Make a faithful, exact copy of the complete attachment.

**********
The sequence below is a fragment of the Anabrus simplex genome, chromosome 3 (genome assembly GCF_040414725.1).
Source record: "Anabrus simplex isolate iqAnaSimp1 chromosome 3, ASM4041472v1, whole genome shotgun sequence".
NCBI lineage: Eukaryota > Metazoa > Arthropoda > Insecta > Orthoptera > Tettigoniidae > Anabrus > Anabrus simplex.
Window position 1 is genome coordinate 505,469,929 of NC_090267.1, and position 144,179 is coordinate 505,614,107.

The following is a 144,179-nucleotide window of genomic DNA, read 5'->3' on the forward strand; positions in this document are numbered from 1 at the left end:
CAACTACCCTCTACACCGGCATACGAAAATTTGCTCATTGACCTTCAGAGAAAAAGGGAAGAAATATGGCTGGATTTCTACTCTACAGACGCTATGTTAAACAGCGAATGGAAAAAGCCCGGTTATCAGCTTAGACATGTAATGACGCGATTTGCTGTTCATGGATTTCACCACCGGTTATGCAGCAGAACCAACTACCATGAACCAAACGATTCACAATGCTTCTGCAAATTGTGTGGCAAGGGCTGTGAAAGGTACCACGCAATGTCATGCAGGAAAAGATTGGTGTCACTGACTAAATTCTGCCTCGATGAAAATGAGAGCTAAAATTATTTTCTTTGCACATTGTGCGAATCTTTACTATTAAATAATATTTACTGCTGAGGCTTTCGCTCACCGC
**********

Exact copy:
The sequence below is a fragment of the Anabrus simplex genome, chromosome 3 (genome assembly GCF_040414725.1).
Source record: "Anabrus simplex isolate iqAnaSimp1 chromosome 3, ASM4041472v1, whole genome shotgun sequence".
NCBI lineage: Eukaryota > Metazoa > Arthropoda > Insecta > Orthoptera > Tettigoniidae > Anabrus > Anabrus simplex.
Window position 1 is genome coordinate 505,469,929 of NC_090267.1, and position 144,179 is coordinate 505,614,107.

The following is a 144,179-nucleotide window of genomic DNA, read 5'->3' on the forward strand; positions in this document are numbered from 1 at the left end:
CAACTACCCTCTACACCGGCATACGAAAATTTGCTCATTGACCTTCAGAGAAAAAGGGAAGAAATATGGCTGGATTTCTACTCTACAGACGCTATGTTAAACAGCGAATGGAAAAAGCCCGGTTATCAGCTTAGACATGTAATGACGCGATTTGCTGTTCATGGATTTCACCACCGGTTATGCAGCAGAACCAACTACCATGAACCAAACGATTCACAATGCTTCTGCAAATTGTGTGGCAAGGGCTGTGAAAGGTACCACGCAATGTCATGCAGGAAAAGATTGGTGTCACTGACTAAATTCTGCCTCGATGAAAATGAGAGCTAAAATTATTTTCTTTGCACATTGTGCGAATCTTTACTATTAAATAATATTTACTGCTGAGGCTTTCGCTCACCGC